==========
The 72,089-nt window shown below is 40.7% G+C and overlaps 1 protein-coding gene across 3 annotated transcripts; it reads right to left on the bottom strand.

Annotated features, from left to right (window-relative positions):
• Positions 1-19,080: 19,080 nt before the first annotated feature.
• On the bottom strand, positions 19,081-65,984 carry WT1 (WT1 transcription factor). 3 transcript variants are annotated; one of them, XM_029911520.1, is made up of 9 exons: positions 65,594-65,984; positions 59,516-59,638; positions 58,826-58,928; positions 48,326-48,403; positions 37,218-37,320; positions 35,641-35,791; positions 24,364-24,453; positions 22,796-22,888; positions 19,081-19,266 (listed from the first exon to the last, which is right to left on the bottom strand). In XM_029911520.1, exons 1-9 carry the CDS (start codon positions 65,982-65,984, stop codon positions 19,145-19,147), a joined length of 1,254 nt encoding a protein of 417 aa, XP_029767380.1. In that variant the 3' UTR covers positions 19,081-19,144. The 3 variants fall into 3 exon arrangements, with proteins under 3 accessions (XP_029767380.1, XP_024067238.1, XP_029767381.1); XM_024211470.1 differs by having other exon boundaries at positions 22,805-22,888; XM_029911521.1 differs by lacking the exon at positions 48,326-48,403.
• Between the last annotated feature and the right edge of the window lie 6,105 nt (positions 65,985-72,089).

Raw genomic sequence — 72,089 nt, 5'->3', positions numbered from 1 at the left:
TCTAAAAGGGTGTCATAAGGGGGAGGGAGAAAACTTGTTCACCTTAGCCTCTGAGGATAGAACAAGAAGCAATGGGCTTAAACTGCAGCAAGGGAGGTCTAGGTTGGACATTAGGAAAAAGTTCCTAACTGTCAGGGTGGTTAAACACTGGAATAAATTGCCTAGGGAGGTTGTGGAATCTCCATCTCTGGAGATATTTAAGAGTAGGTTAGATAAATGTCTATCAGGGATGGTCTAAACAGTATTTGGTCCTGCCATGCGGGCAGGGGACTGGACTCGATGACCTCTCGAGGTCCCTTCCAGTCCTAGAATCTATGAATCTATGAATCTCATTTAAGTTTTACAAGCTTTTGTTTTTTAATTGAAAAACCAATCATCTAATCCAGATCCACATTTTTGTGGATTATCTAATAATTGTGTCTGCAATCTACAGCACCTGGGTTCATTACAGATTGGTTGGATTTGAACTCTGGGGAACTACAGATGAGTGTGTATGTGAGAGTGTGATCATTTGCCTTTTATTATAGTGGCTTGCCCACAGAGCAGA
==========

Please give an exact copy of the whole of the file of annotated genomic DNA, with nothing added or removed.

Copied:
The 72,089-nt window shown below is 40.7% G+C and overlaps 1 protein-coding gene across 3 annotated transcripts; it reads right to left on the bottom strand.

Annotated features, from left to right (window-relative positions):
• Positions 1-19,080: 19,080 nt before the first annotated feature.
• On the bottom strand, positions 19,081-65,984 carry WT1 (WT1 transcription factor). 3 transcript variants are annotated; one of them, XM_029911520.1, is made up of 9 exons: positions 65,594-65,984; positions 59,516-59,638; positions 58,826-58,928; positions 48,326-48,403; positions 37,218-37,320; positions 35,641-35,791; positions 24,364-24,453; positions 22,796-22,888; positions 19,081-19,266 (listed from the first exon to the last, which is right to left on the bottom strand). In XM_029911520.1, exons 1-9 carry the CDS (start codon positions 65,982-65,984, stop codon positions 19,145-19,147), a joined length of 1,254 nt encoding a protein of 417 aa, XP_029767380.1. In that variant the 3' UTR covers positions 19,081-19,144. The 3 variants fall into 3 exon arrangements, with proteins under 3 accessions (XP_029767380.1, XP_024067238.1, XP_029767381.1); XM_024211470.1 differs by having other exon boundaries at positions 22,805-22,888; XM_029911521.1 differs by lacking the exon at positions 48,326-48,403.
• Between the last annotated feature and the right edge of the window lie 6,105 nt (positions 65,985-72,089).

Raw genomic sequence — 72,089 nt, 5'->3', positions numbered from 1 at the left:
TCTAAAAGGGTGTCATAAGGGGGAGGGAGAAAACTTGTTCACCTTAGCCTCTGAGGATAGAACAAGAAGCAATGGGCTTAAACTGCAGCAAGGGAGGTCTAGGTTGGACATTAGGAAAAAGTTCCTAACTGTCAGGGTGGTTAAACACTGGAATAAATTGCCTAGGGAGGTTGTGGAATCTCCATCTCTGGAGATATTTAAGAGTAGGTTAGATAAATGTCTATCAGGGATGGTCTAAACAGTATTTGGTCCTGCCATGCGGGCAGGGGACTGGACTCGATGACCTCTCGAGGTCCCTTCCAGTCCTAGAATCTATGAATCTATGAATCTCATTTAAGTTTTACAAGCTTTTGTTTTTTAATTGAAAAACCAATCATCTAATCCAGATCCACATTTTTGTGGATTATCTAATAATTGTGTCTGCAATCTACAGCACCTGGGTTCATTACAGATTGGTTGGATTTGAACTCTGGGGAACTACAGATGAGTGTGTATGTGAGAGTGTGATCATTTGCCTTTTATTATAGTGGCTTGCCCACAGAGCAGA